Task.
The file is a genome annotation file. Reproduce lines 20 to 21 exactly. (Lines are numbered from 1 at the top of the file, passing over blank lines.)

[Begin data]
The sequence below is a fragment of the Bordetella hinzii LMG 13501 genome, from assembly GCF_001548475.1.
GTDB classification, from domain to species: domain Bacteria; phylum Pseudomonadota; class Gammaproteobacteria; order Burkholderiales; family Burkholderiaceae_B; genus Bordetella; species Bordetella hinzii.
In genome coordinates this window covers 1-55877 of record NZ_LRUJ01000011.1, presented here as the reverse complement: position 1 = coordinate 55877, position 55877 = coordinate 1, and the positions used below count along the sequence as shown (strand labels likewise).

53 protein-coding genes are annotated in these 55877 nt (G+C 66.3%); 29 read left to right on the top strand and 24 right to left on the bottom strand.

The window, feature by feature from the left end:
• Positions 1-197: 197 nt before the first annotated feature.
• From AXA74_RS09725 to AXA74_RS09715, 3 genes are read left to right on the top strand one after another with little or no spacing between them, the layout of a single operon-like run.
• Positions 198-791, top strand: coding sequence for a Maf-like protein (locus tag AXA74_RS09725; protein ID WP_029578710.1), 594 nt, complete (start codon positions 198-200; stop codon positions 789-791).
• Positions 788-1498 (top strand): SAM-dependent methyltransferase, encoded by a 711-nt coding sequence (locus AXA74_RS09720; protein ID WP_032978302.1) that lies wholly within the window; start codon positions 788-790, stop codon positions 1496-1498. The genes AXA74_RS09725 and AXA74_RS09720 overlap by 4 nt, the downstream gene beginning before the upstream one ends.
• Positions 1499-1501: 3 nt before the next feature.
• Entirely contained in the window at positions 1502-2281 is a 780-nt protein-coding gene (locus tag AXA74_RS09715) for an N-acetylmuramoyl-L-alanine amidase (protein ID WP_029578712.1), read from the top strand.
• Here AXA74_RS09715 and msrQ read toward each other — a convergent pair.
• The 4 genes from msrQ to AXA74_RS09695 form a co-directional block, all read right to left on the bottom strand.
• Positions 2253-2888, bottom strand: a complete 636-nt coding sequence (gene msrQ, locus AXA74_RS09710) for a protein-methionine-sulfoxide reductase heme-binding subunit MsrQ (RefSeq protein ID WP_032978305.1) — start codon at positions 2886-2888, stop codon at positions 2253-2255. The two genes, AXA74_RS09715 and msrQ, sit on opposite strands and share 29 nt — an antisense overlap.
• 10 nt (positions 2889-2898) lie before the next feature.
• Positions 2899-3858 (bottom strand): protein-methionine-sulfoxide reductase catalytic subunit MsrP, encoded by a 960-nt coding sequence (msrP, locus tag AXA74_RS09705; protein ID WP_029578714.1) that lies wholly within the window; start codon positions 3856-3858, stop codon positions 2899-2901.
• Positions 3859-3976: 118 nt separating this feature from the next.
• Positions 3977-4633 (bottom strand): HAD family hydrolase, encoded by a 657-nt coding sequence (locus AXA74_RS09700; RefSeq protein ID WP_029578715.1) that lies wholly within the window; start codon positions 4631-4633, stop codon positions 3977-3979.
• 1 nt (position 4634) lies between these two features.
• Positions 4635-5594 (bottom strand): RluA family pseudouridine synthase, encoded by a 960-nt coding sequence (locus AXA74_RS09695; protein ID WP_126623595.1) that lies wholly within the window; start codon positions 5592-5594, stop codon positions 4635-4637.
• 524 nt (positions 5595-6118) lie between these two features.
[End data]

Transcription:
• Positions 4635-5594 (bottom strand): RluA family pseudouridine synthase, encoded by a 960-nt coding sequence (locus AXA74_RS09695; protein ID WP_126623595.1) that lies wholly within the window; start codon positions 5592-5594, stop codon positions 4635-4637.
• 524 nt (positions 5595-6118) lie between these two features.